Solving the Gummy Bears Mystery May Unlock Greater Shale Production
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Gummy bears is one of the names for a gross mix of downhole junk that can foul a separator or clog tubing in the Woodford play in Oklahoma.
The texture is often rubbery—the only connection to the gummy candy—and the color varies depending on whether the well’s output tilts toward oil or gas.
These “unusual semi-solid” accumulations were described in a 2015 Halliburton paper as containing hydrocarbons, sand, iron, fine particles from clay, and sometimes a bit of friction reducer—polyacrylamide to be exact (SPE 173594).
The globs generally are seen at the surface after fracturing. When they are observed downhole, they have been pushed by the well’s flow into “choke points” such as “perforations, tubing anchors, gas lift valves” downhole which are noticed when production declines, the paper said.
Analysis revealed that those semi-solid amalgams contained iron, which was not in the injected fracturing fluid. While the nature of the stuff made polyacrylamide a likely ingredient, they did not find acrylamide—the ingredient combined with polymers to make friction reducer.
The paper suggested that fracturing “released materials with a strong positive charge (cations)” which were part of “a complex mixture including other solids and the acrylamide, forming a tight emulsion in semi-solid form.”
The paper offered a workable description of what was going on below. But the analysis and solutions offered did not seem to make a dent in the problems that were so bad for some operators in the Woodford that they switched from friction reducer to guar to avoid the gunk.
Guar, a natural product is not as effective as polyacrylamide at reducing friction. While it has long been used to thicken water-based fluids and allow them to deliver more proppant, laboratory testing concluded guar can hinder production.
Substituting guar “is not ideal because the residue guar can [be left] behind on a proppant pack,” said Mark Van Domelen, vice president for technology at Downhole Chemical Solutions (DCS).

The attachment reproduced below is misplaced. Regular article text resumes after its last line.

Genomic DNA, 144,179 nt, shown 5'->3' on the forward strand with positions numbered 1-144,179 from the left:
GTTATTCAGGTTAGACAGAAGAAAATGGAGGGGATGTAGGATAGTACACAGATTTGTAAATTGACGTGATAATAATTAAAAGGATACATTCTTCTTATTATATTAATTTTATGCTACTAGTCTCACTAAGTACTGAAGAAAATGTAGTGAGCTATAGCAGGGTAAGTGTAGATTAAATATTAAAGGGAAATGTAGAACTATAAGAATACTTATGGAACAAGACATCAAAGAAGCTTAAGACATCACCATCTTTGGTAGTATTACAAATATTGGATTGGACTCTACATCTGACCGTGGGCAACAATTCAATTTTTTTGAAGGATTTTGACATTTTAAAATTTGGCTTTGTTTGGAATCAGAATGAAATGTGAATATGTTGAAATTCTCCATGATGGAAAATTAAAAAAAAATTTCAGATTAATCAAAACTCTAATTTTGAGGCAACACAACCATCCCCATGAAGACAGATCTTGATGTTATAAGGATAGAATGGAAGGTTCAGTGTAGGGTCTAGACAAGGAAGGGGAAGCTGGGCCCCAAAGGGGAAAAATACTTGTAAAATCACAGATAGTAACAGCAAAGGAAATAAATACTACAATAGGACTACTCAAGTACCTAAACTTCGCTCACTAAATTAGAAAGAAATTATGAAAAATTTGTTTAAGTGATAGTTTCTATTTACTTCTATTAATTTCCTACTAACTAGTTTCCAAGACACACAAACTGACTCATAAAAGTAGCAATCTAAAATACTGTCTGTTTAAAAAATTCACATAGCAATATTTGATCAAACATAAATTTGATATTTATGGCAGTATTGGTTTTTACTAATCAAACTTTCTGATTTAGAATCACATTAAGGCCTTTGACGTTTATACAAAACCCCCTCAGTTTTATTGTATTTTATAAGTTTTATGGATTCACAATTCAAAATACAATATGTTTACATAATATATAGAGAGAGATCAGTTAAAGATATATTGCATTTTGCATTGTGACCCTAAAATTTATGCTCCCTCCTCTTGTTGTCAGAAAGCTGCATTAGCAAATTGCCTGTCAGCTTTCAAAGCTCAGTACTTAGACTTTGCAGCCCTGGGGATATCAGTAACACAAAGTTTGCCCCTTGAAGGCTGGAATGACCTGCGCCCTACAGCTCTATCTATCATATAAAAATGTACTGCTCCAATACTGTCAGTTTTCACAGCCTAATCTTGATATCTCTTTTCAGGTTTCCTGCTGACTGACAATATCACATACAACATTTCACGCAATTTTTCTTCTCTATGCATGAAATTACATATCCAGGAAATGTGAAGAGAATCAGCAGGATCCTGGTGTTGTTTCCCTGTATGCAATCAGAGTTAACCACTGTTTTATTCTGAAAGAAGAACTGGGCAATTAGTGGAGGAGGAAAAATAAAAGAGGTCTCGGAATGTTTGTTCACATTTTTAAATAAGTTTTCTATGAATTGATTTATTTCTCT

The maker and supplier of fracture chemicals has been working with Ovintiv on a way to pump friction reducer without the gummy side effects. Ovintiv, formerly known as Encana, saw improved chemistry as a way to increase production from the Oklahoma acreage it acquired from Newfield Exploration.
The research partners tested the widely held theory that the gunk was created by a reaction between polyacrylamide and pyrite (iron sulfide or FeS2) in fresh water and found, “When an iron source is added to the fluid a nearly instantaneous development of the accumulation material was noted,” according to their paper (URTeC 2487).
A Determined Operator
The partners identified the source of the obvious problem—the gummy bears—and some less obvious ones that could undercut the effectiveness of chemicals used for fracturing.
One of those is the widely used practice of injecting acid on a site before it is stimulated, which is known as an acid spearhead.
Ovintiv’s testing showed that as acid dissolved the rock, which is supposed to increase the odds that a fracture will develop, it released minerals likely to react with friction reducers, including magnesium and iron.
Other iron sources include metal from tubulars and the produced water used for fracturing.
DCS then tested in a flow loop how friction reducer reacts to iron and found that adding iron quickly reduced that chemical’s ability to make the water slick—which increased the energy required to pump the fluid down a long lateral (SPE 195199).
Another test showed that adding iron reduced the ability of the friction reducer to thicken the fluid, reducing its ability to effectively carry sand deep into a fracture.
Beyond the Woodford
Iron is one of the most abundant elements on earth, but for some reason gunk research has been laser-focused on Oklahoma plays, particularly in the Woodford.
“Iron is ever-present in fracturing operations,” Van Domelen said. Still, when it comes to the gummy bears, “we don’t hear much about it happening in the Permian.”
That could be the result of a natural reluctance of operators to talk about plugged wells with people who were not involved in those jobs.
Or it could be that the chemistry in Oklahoma shale plays has a unique tendency to produce the gunk, which has long been a topic of conversation.
High levels of iron in the Woodford are a critical ingredient in gunk formation. But the Marcellus Shale in Pennsylvania has similarly high pyrite levels—at around 2%.
Alexandra Hakala, a research scientist for the National Energy Technology Laboratory (NETL) in Pittsburgh, Pennsylvania, never saw the gunk until she saw an image in the recent URTeC paper about the problem and how to treat it.
The NETL Onshore Unconventional Resources Technical Portfolio lead immediately began looking for a sample to see if it could offer insights into the chemical and biological interactions that create the oddities.